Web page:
“We must understand the limitations of legal advocacy in our situation. Defining Israel as a Jewish state means there are elements in the state that cannot be changed, a fact that is enshrined in dozens of statutes that clearly discriminate on the basis of race. We, as jurists, cannot change much by means of Israeli law. Room for maneuvering lies outside the very limited sphere of the definition of the state.” These comments were made by Dr. Yousef T. Jabareen, Director of the Dirasat Center and lecturer in law at the University of Haifa, during a workshop organized by Mada al-Carmel.
The workshop was the fifth and last of Mada’s series of workshops in the framework of its Political Participation Research Project. The objective of the project was to study the various tools of political participation, among them the involvement of Palestinian citizens of Israel, and their effectiveness and effects in waging the struggle they have been engaged in since 1948.
Prof. Nadim Rouhana, Director of Mada and head of the project, opened the workshop and moderated the first session. Rouhana pointed out that the purpose of the workshops was to study anew the range of political activity of Palestinians in Israel, in the framework of collective thinking by a group of academics, politicians, and activists. Advocates Nasreen A’limy-Kabahah and Alaa Mahajneh, researchers on the legal activity team, presented questions arising from the research for the participants’ consideration and discussion.
“Israel is a racist state, and a racist state cannot guarantee or create a culture of justice. It creates a racist and aggressive culture,” stated Hussein Abu Hussein, Chair of the Board of Ittijah – The Union of Arab Community Based Associations. He noted that the question of whether Israel is a state of law is not relevant, inasmuch as South Africa during apartheid operated in accordance with its laws.
Dr. Yousef T. Jabareen emphasized the importance of understanding the limitations of legal discourse, given the character of the State of Israel and the definition of the state. He also noted that the Israeli legal system is incapable of altering the collective status of its Palestinian citizens. At the end of his comments, Jabareen noted that legal advocacy is important despite the limited maneuvering room. However, its importance should not be exaggerated, and it is forbidden to forgo using means other than the courts in waging the public struggle.
The Director of the Adalah, Advocate Hassan Jabarin said that a foreign visitor to this country would immediately notice that there are two groups: a Jewish nation, for whom politics is above the law, where he will find the absence of restrictions, assassinations, war, and the ongoing breach of international conventions, and on the other side, a nation under occupation, whose only political discourse is a legal one with its entire political activity is based on that discourse. Jabareen further pointed out that the exaggerated use of legal tools is liable to create an illusion among the oppressed and deprived people that it is living in the shadow of a democratic regime, while at the same time, it is forbidden to proceed without this tool.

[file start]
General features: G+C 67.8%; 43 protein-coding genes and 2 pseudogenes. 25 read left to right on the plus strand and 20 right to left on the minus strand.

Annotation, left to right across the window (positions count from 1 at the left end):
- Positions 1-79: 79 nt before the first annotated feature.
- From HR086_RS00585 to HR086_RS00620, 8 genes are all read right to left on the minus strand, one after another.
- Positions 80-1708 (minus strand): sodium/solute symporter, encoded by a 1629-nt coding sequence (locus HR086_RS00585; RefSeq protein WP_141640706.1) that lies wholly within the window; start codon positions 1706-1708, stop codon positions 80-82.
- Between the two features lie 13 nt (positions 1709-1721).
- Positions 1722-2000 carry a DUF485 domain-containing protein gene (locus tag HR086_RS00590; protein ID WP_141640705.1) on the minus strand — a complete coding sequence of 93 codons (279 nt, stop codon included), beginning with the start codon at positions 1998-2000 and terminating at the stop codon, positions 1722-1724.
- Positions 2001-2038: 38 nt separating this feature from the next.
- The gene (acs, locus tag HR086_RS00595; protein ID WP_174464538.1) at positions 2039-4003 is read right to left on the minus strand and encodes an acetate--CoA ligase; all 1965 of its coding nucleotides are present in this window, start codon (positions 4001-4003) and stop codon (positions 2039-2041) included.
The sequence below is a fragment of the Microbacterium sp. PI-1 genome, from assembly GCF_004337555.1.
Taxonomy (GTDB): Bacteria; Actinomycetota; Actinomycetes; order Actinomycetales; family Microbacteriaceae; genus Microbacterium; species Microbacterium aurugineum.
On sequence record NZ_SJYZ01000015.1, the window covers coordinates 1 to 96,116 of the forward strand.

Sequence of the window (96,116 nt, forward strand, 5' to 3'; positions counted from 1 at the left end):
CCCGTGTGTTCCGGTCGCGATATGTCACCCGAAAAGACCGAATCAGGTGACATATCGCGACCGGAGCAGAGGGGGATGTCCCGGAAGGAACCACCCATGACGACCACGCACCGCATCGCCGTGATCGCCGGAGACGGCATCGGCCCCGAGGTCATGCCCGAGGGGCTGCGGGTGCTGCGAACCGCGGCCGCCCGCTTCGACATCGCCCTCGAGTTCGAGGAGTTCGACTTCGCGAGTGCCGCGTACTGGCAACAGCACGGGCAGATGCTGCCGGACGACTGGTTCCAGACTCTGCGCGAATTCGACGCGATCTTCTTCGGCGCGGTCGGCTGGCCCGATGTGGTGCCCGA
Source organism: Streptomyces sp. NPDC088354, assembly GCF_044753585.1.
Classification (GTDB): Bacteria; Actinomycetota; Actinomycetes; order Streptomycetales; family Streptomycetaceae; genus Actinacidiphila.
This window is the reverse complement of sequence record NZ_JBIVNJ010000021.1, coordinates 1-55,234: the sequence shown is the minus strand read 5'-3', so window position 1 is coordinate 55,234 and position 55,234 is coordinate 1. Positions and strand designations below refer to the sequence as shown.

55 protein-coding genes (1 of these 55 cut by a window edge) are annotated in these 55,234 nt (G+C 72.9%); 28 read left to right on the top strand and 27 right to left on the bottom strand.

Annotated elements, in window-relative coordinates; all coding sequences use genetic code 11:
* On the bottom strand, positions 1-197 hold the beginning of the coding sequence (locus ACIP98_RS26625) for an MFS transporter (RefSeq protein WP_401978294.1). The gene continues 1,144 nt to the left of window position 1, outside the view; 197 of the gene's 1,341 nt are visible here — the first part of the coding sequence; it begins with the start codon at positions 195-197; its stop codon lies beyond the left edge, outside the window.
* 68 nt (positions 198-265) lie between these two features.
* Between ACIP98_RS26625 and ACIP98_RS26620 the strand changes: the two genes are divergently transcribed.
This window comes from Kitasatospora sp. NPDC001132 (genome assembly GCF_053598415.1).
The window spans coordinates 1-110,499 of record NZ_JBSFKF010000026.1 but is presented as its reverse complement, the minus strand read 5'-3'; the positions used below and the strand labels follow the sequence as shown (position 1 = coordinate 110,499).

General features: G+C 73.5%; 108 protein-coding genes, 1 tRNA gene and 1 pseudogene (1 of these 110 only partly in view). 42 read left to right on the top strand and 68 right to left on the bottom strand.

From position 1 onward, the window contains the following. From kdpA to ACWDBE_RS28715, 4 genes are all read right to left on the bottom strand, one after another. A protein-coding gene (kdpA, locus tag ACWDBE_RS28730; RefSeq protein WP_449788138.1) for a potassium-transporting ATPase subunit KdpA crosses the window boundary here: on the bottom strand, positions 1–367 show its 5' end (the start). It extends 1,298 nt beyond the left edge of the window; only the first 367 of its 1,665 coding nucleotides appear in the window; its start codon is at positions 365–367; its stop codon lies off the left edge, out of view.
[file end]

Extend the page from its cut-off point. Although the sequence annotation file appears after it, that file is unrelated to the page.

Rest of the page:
The second session was opened and moderated by Professor Michael Karayanni of the Law Faculty of Hebrew University. He spoke about international advocacy and asked whether real results had been achieved by means of legal advocacy, or whether the hegemon controls everything.
The first to speak in this session was the Honorable Judge Emeritus Rayek Jarjoura. He pointed out that there has been a policy of racial discrimination from 1948 to the present time. He spoke of his experience as a judge, and said that Israeli courts cannot change much since they operate within the framework of the worst of racist laws.
Dr. Hala Khoury-Bisharat, of the Tel Aviv University Law Faculty, gave a survey of international advocacy and the possibilities available to Palestinian citizens. She stated that the only possibility in this context is to mobilize around the crimes that Israel committed in 1948.
The last of the speakers was Dr. Raif Zreik, of the Minerva Center for the Humanities at Tel Aviv University. Zreik pointed out that law, contrary to politics, is based on abstraction and is detached from the past and present, an island of agreement in a sea of differences of opinion. He added that the law does not strive to achieve social justice, since it relates only to specific legal incidents and the relevant facts. “The liberal fantasy holds that the law is above everything, and that the law must restrain power. In the liberal conception, it is the last refuge of the deprived. Marxism, on the other hand, holds that the law is the shadow of politics, and that politics and ideology are the essence. For Marxists, the law is the watchdog of politics. From this perspective, the law is a pretty mask that the state uses to cover its ugly face,” Zreik said.